[ServiceConfiguration(ServiceType = typeof(ITrackingDataInterceptor), Lifecycle = ServiceInstanceScope.Singleton)]
public class ContentTypeTrackingInterceptor : ITrackingDataInterceptor
{
    private IContentLoader _contentLoader;
    private IContentTypeRepository _contentTypeRepository;

    public int SortOrder => 100;

    public ContentTypeTrackingInterceptor(IContentLoader contentLoader, IContentTypeRepository contentTypeRepository)
    {
        _contentLoader = contentLoader;
        _contentTypeRepository = contentTypeRepository;
    }

    public void Intercept<TPayload>(TrackingData<TPayload> trackingData)
    {
        if (trackingData == null || trackingData.Payload == null)
        {
            return;
        }
        if (!(trackingData.Payload is EPiServer.Tracking.PageView.EpiPageViewWrapper payload))
        {
            return;
        }

        // Create replacement Epi payload object
        var pageView = new EpiPageViewWithType(payload.Epi);
        var page = _contentLoader.Get<IContent>(payload.Epi.ContentGuid);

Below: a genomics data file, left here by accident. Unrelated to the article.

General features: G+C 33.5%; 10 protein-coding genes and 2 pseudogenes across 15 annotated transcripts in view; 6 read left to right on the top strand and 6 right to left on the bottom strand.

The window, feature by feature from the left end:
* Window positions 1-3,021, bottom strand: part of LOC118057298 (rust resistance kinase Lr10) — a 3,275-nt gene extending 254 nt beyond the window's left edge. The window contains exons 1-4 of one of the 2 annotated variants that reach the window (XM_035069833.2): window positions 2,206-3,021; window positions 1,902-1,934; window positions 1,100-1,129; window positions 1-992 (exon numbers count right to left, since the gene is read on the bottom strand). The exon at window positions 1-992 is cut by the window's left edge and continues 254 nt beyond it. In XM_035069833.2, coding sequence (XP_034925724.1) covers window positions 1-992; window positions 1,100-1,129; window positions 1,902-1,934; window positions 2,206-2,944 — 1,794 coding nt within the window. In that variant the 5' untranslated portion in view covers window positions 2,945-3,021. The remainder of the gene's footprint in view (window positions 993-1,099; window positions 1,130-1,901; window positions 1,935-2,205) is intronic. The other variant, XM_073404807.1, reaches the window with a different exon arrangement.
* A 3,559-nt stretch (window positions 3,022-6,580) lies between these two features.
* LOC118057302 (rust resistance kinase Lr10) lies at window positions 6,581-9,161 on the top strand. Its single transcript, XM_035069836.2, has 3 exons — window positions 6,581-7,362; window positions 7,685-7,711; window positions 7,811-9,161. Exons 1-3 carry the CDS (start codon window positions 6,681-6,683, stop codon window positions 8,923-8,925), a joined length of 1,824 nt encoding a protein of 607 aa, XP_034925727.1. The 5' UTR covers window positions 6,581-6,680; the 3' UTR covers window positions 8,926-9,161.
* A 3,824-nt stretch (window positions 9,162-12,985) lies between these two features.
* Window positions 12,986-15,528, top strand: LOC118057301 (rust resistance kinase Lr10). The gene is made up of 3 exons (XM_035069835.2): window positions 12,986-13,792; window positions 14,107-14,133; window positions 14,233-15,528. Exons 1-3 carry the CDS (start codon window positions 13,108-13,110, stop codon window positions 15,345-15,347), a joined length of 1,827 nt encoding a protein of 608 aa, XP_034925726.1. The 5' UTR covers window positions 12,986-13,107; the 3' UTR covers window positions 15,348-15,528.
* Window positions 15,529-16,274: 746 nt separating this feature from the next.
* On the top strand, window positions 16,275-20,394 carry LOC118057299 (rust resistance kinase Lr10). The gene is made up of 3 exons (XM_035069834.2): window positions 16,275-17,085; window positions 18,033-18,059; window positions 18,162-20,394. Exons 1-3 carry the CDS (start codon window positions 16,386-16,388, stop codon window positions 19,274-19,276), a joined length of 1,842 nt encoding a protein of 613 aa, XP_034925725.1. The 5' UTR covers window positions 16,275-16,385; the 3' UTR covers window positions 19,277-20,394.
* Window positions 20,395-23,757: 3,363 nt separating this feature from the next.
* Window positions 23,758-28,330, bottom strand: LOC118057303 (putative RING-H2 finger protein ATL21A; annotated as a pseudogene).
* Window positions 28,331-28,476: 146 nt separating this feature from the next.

pageView.TypeId = page.ContentTypeID;
        payload.Epi = pageView;
    }
}

If we run the site now and click around a bit, the recorded events should now have our Payload.epi.typeId field like this:

{
    "TrackId": null,
    "DeviceId": "91c08036-5335-4762-9660-d17c5677fba9",
    "EventType": "epiPageView",
    "EventTime": "2019-11-29T13:57:13.9670478Z",
    "Value": "Viewed Start",
    "Scope": "463470c3-3eca-41d3-8b12-3f7f92f62d34",
    "CountryCode": "Localhost",
    "PageUri": "http://localhost:59422/",
    "PageTitle": null,
    "RemoteAddress": "::1",
    "Payload": {
        "epi": {
            "typeId": 23,
            "contentGuid": "bd437cef-41bd-4ebc-8805-0c20fcf4edcf",
            "language": "en",
            "siteId": "463470c3-3eca-41d3-8b12-3f7f92f62d34",
            "ancestors": [
                "43f936c9-9b23-4ea3-97b2-61c538ad07c9"
            ],